Lac-Mégantic marks 10 years since deadly derailment

By Katy LeRougetel
August 7, 2023

LAC-MÉGANTIC, Quebec — The 10th anniversary of the July 6, 2013, Lac-Mégantic oil train derailment, which killed 47 people and burned out the city’s downtown, has sparked a broad discussion among working people here on how to fight for safety for rail workers and those who live by the tracks. This discussion includes Ottawa’s drive to build a rail bypass there in the interests of Canadian Pacific Railway shareholders and last February’s toxic chemical train derailment in East Palestine, Ohio.

Militant worker-correspondents Steve Penner and I traveled to Lac-Mégantic to discuss these questions with workers and farmers July 13-16.

“Those promoting the rail bypass are responsible for the tragedy in 2013,” declared the Coalition of Collateral Victims on July 6. The coalition’s statement refers to the widely recognized truth that government and rail company collusion in the drive for rail bosses’ profits laid the basis for the tragedy through cost-cutting, criminally lax safety and dangerous operating procedures.

We joined seven opponents of the bypass at a discussion organized by Yolande Boulanger, 85, a beef cattle farmer and former dairy farmer. Linda Proteau described the July 6 commemoration of the Lac-Mégantic disaster attended by Prime Minister Justin Trudeau and Quebec Premier Francois Legault. “There was reserved seating for the politicians, including water bottles,” she said.

“For the families, there was nothing, no invitation, nothing,” she said. Proteau and her spouse, Rejean Roy, lost their daughter Melissa in the disaster.

The bypass, to be built at federal and provincial government expense, will give Canadian Pacific Kansas City railway a faster route to the Atlantic.

“This is economic predation,” Robert Bellefleur, spokesperson for the Coalition of Citizens and Organizations Committed to Railway Safety of Lac-Mégantic, told the Militant. “We want a bypass but this isn’t the right one.”

Rail union joins debate

“[T]he burden of protecting workers and the public has often fallen on the shoulders of our union,” Teamsters Canada President Francois Laporte said in a statement marking the anniversary.

“Just last month, after years of work by the Teamsters Canada Rail Conference, a federal judge found Canadian Pacific in contempt of court. The railway disobeyed an order to stop overworking train crews,” Laporte said. “Right now, as you read these lines, fatigued railroaders across this country are operating trains when they should be resting.”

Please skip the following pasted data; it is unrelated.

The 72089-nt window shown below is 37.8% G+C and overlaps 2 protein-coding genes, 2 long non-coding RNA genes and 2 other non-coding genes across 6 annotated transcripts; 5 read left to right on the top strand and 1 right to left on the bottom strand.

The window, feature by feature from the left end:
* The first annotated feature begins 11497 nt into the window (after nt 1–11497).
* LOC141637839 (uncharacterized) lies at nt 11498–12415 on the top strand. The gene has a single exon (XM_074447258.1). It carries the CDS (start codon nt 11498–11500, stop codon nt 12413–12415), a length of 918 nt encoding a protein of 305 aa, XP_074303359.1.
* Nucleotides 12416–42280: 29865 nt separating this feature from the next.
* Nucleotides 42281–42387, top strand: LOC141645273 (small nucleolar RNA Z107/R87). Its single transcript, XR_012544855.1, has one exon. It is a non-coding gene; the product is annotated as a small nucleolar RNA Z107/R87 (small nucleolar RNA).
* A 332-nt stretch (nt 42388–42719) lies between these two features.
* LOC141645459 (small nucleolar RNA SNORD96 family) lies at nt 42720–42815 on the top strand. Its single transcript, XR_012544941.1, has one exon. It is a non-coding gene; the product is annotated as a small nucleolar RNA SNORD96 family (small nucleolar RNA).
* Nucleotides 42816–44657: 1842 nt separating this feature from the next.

Strikes waged by Teamster rail workers at Canadian National and Canadian Pacific over the past years have centered on the need for humane work schedules and for rail safety.

Trudeau’s determination to push ahead with the rail bypass land expropriations despite widespread community objections is of a piece with destruction of homes, businesses and expropriations carried out only weeks after the derailment in Lac-Mégantic itself.

Bellefleur explained, “There were over 30 noncontaminated buildings standing, half the downtown.” Most were razed anyway. Of the multimillion-dollar fund created to aid victims of the disaster, major chains, such as pharmacy Jean Coutu and Metro supermarket received $241,000 and $494,000 respectively to relocate, while homeowners got as little as $1,000.

On May 5, the Union of Agricultural Producers in Estrie and the Union of Forestry Producers spoke at a government hearing on the bypass. Opposing the expropriation of 33 farm and forestry producers, they pointed out Ottawa has refused to consider alternate routes.

Patricia Beliveau, resident of a subdivision in nearby Frontenac where all residents use artesian wells, told the Militant, “Transport Canada asks us to be cooperative. They’ll send a firm to test the water quality in our wells. But they won’t tell us what firm they’re using. We want to do our own tests.”

Many area residents make the connection with their fight and the ongoing debate on the East Palestine derailment. “We think East Palestine will bring changes,” said Bellefleur. Referring to the tank cars used in both the Mégantic and East Palestine trains that derailed and broke apart, he said, “DOT-111 are not allowed for oil transport anymore, but for other dangerous material, yes. That can be even more dangerous.”

The rail safety coalition calls for an independent committee of inquiry on the disaster and a government-appointed mediator to resolve the community divisions on the bypass, Bellefleur said.

“Capitalist governments defend corporate profits not human needs. Workers and farmers need to fight for the right to make the decisions,” said Penner. “When rail workers and unions speak out on behalf of working people, this shows the way forward.”